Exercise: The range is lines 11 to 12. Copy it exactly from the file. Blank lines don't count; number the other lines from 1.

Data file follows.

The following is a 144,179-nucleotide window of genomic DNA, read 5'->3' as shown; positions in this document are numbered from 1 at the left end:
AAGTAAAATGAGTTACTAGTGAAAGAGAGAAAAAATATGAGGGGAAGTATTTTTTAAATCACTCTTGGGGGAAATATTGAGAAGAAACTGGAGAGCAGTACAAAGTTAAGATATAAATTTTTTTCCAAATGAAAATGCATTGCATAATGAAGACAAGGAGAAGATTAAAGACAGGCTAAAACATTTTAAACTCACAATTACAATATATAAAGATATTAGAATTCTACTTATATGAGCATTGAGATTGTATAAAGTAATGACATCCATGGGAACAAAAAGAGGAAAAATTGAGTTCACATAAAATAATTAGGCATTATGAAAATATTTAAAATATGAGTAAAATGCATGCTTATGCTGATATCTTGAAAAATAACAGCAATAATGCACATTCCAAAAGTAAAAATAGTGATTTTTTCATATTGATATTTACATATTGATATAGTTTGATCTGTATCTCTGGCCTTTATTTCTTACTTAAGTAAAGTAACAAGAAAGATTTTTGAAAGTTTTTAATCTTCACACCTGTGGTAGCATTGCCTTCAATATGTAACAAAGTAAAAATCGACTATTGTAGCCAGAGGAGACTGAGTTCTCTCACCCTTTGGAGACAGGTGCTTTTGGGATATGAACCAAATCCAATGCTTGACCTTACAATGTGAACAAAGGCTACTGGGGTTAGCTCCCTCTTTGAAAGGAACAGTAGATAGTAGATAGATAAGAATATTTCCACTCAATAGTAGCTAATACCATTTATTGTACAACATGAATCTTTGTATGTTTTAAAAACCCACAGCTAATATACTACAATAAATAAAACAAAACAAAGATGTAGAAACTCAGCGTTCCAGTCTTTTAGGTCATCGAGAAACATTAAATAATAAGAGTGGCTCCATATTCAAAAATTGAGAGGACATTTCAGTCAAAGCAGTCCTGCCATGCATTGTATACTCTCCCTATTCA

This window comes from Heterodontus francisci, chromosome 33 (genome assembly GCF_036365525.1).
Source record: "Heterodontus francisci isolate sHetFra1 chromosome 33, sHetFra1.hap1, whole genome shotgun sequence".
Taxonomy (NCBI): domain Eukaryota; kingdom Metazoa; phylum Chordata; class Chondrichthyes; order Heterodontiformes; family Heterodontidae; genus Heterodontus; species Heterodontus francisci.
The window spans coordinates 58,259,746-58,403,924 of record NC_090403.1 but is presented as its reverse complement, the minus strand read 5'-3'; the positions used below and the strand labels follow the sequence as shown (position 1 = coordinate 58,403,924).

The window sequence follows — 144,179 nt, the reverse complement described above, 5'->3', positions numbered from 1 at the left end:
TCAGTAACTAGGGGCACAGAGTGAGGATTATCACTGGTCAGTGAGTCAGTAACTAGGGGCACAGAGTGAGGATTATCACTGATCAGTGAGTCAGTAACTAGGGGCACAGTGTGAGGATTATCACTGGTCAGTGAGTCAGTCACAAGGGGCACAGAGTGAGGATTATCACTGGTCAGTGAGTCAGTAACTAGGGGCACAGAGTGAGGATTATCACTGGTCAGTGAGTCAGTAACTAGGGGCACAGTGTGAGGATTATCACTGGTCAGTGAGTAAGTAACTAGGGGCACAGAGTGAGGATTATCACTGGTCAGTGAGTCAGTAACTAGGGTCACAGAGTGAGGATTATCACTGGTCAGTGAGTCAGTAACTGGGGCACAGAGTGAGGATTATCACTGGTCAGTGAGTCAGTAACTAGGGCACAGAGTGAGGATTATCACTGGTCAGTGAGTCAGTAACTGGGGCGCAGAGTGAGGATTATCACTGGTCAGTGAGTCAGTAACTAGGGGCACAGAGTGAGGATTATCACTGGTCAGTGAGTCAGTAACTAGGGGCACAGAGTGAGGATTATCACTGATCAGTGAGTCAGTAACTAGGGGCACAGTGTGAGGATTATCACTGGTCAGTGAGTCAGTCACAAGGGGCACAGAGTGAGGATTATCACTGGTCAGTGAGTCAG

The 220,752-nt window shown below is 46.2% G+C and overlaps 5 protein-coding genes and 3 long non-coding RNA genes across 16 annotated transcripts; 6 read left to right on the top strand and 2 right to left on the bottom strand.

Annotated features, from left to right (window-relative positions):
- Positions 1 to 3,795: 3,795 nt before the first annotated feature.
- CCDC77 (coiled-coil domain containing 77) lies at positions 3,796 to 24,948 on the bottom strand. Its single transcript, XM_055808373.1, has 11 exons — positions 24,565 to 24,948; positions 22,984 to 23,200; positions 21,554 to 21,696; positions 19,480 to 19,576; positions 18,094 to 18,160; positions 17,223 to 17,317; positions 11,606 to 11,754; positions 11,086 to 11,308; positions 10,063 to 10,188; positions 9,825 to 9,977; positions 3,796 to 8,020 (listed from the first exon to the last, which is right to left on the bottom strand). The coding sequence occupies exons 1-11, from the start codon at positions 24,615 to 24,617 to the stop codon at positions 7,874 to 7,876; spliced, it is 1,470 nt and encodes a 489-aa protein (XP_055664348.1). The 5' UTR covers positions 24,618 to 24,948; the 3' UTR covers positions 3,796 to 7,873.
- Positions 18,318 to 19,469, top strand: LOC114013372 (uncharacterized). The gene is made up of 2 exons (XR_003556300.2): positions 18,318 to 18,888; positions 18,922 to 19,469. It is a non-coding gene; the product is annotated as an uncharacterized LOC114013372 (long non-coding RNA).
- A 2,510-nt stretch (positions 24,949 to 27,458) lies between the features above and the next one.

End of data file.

- Positions 1 to 3,795: 3,795 nt before the first annotated feature.
- CCDC77 (coiled-coil domain containing 77) lies at positions 3,796 to 24,948 on the bottom strand. Its single transcript, XM_055808373.1, has 11 exons — positions 24,565 to 24,948; positions 22,984 to 23,200; positions 21,554 to 21,696; positions 19,480 to 19,576; positions 18,094 to 18,160; positions 17,223 to 17,317; positions 11,606 to 11,754; positions 11,086 to 11,308; positions 10,063 to 10,188; positions 9,825 to 9,977; positions 3,796 to 8,020 (listed from the first exon to the last, which is right to left on the bottom strand). The coding sequence occupies exons 1-11, from the start codon at positions 24,615 to 24,617 to the stop codon at positions 7,874 to 7,876; spliced, it is 1,470 nt and encodes a 489-aa protein (XP_055664348.1). The 5' UTR covers positions 24,618 to 24,948; the 3' UTR covers positions 3,796 to 7,873.